Postgraduate Research Student
Carly was awarded a BA in Anthropology from Williams College, Massachusetts. Subsequently, Carly moved to study in Scotland where she was awarded with an MSc in Archaeological Science from the University of Aberdeen.
"A new look at an old friend: A geometric, morphometric approach to examining morphological diversity and investigating human-canid relationships in New World prehistory"
Carly's thesis focuses on the nature of human-canid relationships through the investigation of morphological diversity among modern and archaeological canid populations in the New World. While much of the current research into dog domestication has focused on deciphering the timing, location, and subsequent spread of the domestic dog, less effort has been put into understanding the changing cultural role of dogs after their domestication. The New World offers a unique chance to examine these changing relationships between dogs and humans in prehistory since dogs are arguably the most important domestic animal in the Americas prior to European arrival. Using advanced geometric morphometric techniques, as well as stable isotope and DNA analysis, my thesis examines dog remains from prehistoric archaeological sites across the New World to investigate the processes, timing and spread of domestic dog morphologies and interpret the diverse and fluid cultural relationships between humans and domestic dogs in prehistory.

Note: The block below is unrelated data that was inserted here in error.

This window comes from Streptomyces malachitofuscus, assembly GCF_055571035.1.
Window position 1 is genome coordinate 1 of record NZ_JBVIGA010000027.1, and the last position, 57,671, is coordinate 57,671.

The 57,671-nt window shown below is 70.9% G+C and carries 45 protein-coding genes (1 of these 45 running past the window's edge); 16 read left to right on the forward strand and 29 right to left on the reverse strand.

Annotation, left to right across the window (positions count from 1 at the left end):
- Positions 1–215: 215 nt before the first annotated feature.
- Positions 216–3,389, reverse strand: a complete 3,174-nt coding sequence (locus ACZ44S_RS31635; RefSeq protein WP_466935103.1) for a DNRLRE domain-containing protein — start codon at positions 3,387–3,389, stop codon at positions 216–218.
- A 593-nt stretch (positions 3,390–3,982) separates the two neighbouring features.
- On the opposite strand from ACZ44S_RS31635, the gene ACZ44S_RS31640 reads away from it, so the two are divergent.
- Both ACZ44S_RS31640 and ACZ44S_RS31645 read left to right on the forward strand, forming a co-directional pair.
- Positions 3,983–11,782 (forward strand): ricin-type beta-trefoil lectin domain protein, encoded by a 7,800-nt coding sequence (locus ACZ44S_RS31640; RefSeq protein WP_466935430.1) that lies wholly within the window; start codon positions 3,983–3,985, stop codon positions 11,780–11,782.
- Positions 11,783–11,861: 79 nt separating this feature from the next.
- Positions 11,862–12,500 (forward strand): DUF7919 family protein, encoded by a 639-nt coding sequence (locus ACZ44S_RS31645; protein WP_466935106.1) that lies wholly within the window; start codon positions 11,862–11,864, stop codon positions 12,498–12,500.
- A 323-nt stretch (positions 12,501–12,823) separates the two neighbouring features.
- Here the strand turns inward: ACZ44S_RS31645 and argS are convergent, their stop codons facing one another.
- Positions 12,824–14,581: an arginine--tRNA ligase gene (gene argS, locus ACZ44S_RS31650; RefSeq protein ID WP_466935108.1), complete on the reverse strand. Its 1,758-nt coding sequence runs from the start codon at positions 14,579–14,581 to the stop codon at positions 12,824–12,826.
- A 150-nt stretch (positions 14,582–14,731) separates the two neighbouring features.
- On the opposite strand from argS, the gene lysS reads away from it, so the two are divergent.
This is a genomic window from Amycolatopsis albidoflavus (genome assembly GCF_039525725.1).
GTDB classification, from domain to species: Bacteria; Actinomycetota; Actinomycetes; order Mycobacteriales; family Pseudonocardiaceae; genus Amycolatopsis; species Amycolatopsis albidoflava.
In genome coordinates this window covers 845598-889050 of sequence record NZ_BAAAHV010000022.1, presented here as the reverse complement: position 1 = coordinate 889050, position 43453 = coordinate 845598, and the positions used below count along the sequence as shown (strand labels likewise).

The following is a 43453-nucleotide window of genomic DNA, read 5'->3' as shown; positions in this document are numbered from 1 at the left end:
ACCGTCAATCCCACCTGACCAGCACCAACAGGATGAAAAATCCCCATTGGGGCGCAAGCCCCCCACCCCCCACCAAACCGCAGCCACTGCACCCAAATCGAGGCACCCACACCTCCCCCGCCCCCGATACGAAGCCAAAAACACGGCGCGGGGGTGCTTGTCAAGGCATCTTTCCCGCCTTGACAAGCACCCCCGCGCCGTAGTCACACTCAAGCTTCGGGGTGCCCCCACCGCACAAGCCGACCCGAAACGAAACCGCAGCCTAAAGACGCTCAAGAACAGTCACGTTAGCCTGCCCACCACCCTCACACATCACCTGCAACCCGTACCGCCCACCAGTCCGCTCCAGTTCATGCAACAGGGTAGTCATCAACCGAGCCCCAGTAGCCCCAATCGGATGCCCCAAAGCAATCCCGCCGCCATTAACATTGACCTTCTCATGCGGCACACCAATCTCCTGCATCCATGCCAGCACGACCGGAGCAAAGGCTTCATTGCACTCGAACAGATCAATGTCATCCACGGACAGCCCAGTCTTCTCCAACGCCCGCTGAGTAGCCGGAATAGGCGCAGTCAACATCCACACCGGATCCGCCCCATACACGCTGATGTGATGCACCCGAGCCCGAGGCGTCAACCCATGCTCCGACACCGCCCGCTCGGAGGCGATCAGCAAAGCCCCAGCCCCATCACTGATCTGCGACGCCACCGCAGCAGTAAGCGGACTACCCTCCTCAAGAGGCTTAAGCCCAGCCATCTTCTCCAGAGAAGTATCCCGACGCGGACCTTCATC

Carly's broader research interests include zooarchaeology, morphology, animal archaeology and animal husbandry.
Arts and Humanities Research Council (AHRC).